Cancellations and Refunds

Refunds will be made for cancellations received at the School office in writing at least 10 days before the seminar date and are subject to a non-refundable administrative fee of $50.

Who should attend?

The workshop is intended for psychologists, psychiatrists, social workers, psychiatric nurses, licensed professional counselors, marriage and family therapists, physicians, medical students, and other graduate students.


The Washington School of Psychiatry is approved by the American Psychological Association to sponsor continuing education for psychologists. The Washington School of Psychiatry maintains responsibility for this program and its content.

The School is approved by the Social Work Board of the State of Maryland as a provider of continuing education for social workers in DC, MD, VA and WV.

The Washington School of Psychiatry has been approved by NBCC as an Approved Continuing Education Provider, ACEP No. 6388. Programs that do not qualify for NBCC credit are clearly identified. The Washington School of Psychiatry is solely responsible for all aspects of the program.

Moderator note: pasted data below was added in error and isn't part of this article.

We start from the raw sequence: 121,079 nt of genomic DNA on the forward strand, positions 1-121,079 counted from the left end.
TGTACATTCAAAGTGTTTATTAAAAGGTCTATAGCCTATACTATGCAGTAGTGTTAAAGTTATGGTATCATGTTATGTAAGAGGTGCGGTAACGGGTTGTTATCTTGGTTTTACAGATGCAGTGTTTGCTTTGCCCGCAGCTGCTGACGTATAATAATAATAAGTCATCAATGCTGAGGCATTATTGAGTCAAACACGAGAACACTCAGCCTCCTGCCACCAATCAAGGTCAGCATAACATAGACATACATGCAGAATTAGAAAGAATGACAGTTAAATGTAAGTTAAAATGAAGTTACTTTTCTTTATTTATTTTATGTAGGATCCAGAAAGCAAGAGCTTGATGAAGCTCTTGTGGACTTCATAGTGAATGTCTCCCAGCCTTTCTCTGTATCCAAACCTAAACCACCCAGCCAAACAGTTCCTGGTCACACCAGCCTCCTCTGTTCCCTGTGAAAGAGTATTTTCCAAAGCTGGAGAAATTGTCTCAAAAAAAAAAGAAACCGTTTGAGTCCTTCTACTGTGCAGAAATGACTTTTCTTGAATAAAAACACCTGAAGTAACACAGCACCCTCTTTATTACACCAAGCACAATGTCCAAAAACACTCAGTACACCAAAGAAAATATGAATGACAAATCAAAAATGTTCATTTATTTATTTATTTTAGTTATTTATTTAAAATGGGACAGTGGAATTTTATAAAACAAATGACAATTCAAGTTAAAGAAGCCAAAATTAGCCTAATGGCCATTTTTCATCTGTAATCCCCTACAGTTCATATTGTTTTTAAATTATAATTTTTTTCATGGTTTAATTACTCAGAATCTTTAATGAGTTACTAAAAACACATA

The School is accredited by MedChi, The Maryland State Medical Society to provide continuing medical education for physicians.

The School designates each session for a maximum of _ of AMA PRA Category I Credit(s)™. Physicians should claim only the credit commensurate with the extent of their participation in the activity.

Disclosure of Commercial Support and the Unlabeled use of a commercial product. No member of the planning committee and no member of the faculty for this event have a financial interest or other relationship with any commercial product.